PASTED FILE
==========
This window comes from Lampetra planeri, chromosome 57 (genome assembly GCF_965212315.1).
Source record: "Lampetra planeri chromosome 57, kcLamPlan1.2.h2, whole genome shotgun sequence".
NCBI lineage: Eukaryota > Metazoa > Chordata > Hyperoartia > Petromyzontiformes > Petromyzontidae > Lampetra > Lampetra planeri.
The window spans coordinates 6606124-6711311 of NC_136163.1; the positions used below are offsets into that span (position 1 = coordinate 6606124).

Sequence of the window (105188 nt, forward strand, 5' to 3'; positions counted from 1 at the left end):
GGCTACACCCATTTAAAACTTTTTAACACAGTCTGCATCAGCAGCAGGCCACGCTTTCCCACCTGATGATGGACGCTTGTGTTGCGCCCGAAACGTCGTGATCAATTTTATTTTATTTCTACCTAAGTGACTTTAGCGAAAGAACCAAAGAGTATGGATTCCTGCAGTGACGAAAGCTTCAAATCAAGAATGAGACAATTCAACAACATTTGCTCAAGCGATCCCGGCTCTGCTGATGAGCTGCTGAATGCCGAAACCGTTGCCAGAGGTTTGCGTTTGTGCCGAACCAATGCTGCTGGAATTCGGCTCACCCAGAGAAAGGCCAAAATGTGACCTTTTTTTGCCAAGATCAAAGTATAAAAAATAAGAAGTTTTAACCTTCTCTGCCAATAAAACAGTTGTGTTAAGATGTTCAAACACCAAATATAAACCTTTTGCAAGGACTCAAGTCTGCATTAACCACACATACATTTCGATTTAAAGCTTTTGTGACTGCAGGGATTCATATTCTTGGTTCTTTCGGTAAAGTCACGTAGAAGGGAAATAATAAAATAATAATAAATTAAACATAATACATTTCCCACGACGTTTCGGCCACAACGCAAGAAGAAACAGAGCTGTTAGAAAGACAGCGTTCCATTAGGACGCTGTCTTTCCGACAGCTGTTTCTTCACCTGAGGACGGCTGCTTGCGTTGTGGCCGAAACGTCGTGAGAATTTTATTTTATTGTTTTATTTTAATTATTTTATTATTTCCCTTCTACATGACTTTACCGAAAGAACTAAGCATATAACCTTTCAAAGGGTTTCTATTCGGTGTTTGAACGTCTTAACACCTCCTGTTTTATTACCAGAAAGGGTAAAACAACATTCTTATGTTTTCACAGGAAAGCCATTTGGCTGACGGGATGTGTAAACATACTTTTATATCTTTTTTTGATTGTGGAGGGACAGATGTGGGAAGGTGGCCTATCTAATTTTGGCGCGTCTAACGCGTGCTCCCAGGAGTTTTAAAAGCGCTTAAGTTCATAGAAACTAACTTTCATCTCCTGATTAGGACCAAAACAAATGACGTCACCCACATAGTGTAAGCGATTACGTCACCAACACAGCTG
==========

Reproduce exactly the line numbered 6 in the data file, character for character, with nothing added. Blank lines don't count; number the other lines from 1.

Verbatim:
GGCTACACCCATTTAAAACTTTTTAACACAGTCTGCATCAGCAGCAGGCCACGCTTTCCCACCTGATGATGGACGCTTGTGTTGCGCCCGAAACGTCGTGATCAATTTTATTTTATTTCTACCTAAGTGACTTTAGCGAAAGAACCAAAGAGTATGGATTCCTGCAGTGACGAAAGCTTCAAATCAAGAATGAGACAATTCAACAACATTTGCTCAAGCGATCCCGGCTCTGCTGATGAGCTGCTGAATGCCGAAACCGTTGCCAGAGGTTTGCGTTTGTGCCGAACCAATGCTGCTGGAATTCGGCTCACCCAGAGAAAGGCCAAAATGTGACCTTTTTTTGCCAAGATCAAAGTATAAAAAATAAGAAGTTTTAACCTTCTCTGCCAATAAAACAGTTGTGTTAAGATGTTCAAACACCAAATATAAACCTTTTGCAAGGACTCAAGTCTGCATTAACCACACATACATTTCGATTTAAAGCTTTTGTGACTGCAGGGATTCATATTCTTGGTTCTTTCGGTAAAGTCACGTAGAAGGGAAATAATAAAATAATAATAAATTAAACATAATACATTTCCCACGACGTTTCGGCCACAACGCAAGAAGAAACAGAGCTGTTAGAAAGACAGCGTTCCATTAGGACGCTGTCTTTCCGACAGCTGTTTCTTCACCTGAGGACGGCTGCTTGCGTTGTGGCCGAAACGTCGTGAGAATTTTATTTTATTGTTTTATTTTAATTATTTTATTATTTCCCTTCTACATGACTTTACCGAAAGAACTAAGCATATAACCTTTCAAAGGGTTTCTATTCGGTGTTTGAACGTCTTAACACCTCCTGTTTTATTACCAGAAAGGGTAAAACAACATTCTTATGTTTTCACAGGAAAGCCATTTGGCTGACGGGATGTGTAAACATACTTTTATATCTTTTTTTGATTGTGGAGGGACAGATGTGGGAAGGTGGCCTATCTAATTTTGGCGCGTCTAACGCGTGCTCCCAGGAGTTTTAAAAGCGCTTAAGTTCATAGAAACTAACTTTCATCTCCTGATTAGGACCAAAACAAATGACGTCACCCACATAGTGTAAGCGATTACGTCACCAACACAGCTG